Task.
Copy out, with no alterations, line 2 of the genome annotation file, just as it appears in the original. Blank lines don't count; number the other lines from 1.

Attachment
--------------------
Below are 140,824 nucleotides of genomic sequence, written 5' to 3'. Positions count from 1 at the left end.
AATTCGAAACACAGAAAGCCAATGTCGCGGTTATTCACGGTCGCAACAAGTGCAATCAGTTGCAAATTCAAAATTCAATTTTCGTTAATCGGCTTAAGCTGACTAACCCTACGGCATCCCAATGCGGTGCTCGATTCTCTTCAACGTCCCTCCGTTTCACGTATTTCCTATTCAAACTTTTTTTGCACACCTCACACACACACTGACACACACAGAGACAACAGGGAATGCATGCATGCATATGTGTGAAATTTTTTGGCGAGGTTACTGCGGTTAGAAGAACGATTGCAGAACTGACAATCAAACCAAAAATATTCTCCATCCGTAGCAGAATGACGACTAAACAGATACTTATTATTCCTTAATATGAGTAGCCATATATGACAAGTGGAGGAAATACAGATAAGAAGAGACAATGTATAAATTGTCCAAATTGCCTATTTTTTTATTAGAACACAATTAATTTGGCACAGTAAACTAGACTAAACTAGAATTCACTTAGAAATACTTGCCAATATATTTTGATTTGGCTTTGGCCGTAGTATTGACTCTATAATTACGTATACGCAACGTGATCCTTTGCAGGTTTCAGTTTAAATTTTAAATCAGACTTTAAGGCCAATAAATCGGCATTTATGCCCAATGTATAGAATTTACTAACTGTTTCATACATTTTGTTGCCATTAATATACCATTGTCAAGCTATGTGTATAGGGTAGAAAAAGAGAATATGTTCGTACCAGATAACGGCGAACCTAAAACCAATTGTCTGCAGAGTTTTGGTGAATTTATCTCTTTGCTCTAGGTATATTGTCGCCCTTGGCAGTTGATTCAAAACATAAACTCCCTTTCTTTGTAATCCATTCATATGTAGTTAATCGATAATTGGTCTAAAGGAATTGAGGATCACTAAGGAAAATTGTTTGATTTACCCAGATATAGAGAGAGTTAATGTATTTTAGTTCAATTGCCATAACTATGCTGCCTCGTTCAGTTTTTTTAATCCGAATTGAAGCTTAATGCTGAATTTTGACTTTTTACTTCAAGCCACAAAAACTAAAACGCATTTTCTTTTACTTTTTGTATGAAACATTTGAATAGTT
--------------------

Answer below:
AATTCGAAACACAGAAAGCCAATGTCGCGGTTATTCACGGTCGCAACAAGTGCAATCAGTTGCAAATTCAAAATTCAATTTTCGTTAATCGGCTTAAGCTGACTAACCCTACGGCATCCCAATGCGGTGCTCGATTCTCTTCAACGTCCCTCCGTTTCACGTATTTCCTATTCAAACTTTTTTTGCACACCTCACACACACACTGACACACACAGAGACAACAGGGAATGCATGCATGCATATGTGTGAAATTTTTTGGCGAGGTTACTGCGGTTAGAAGAACGATTGCAGAACTGACAATCAAACCAAAAATATTCTCCATCCGTAGCAGAATGACGACTAAACAGATACTTATTATTCCTTAATATGAGTAGCCATATATGACAAGTGGAGGAAATACAGATAAGAAGAGACAATGTATAAATTGTCCAAATTGCCTATTTTTTTATTAGAACACAATTAATTTGGCACAGTAAACTAGACTAAACTAGAATTCACTTAGAAATACTTGCCAATATATTTTGATTTGGCTTTGGCCGTAGTATTGACTCTATAATTACGTATACGCAACGTGATCCTTTGCAGGTTTCAGTTTAAATTTTAAATCAGACTTTAAGGCCAATAAATCGGCATTTATGCCCAATGTATAGAATTTACTAACTGTTTCATACATTTTGTTGCCATTAATATACCATTGTCAAGCTATGTGTATAGGGTAGAAAAAGAGAATATGTTCGTACCAGATAACGGCGAACCTAAAACCAATTGTCTGCAGAGTTTTGGTGAATTTATCTCTTTGCTCTAGGTATATTGTCGCCCTTGGCAGTTGATTCAAAACATAAACTCCCTTTCTTTGTAATCCATTCATATGTAGTTAATCGATAATTGGTCTAAAGGAATTGAGGATCACTAAGGAAAATTGTTTGATTTACCCAGATATAGAGAGAGTTAATGTATTTTAGTTCAATTGCCATAACTATGCTGCCTCGTTCAGTTTTTTTAATCCGAATTGAAGCTTAATGCTGAATTTTGACTTTTTACTTCAAGCCACAAAAACTAAAACGCATTTTCTTTTACTTTTTGTATGAAACATTTGAATAGTT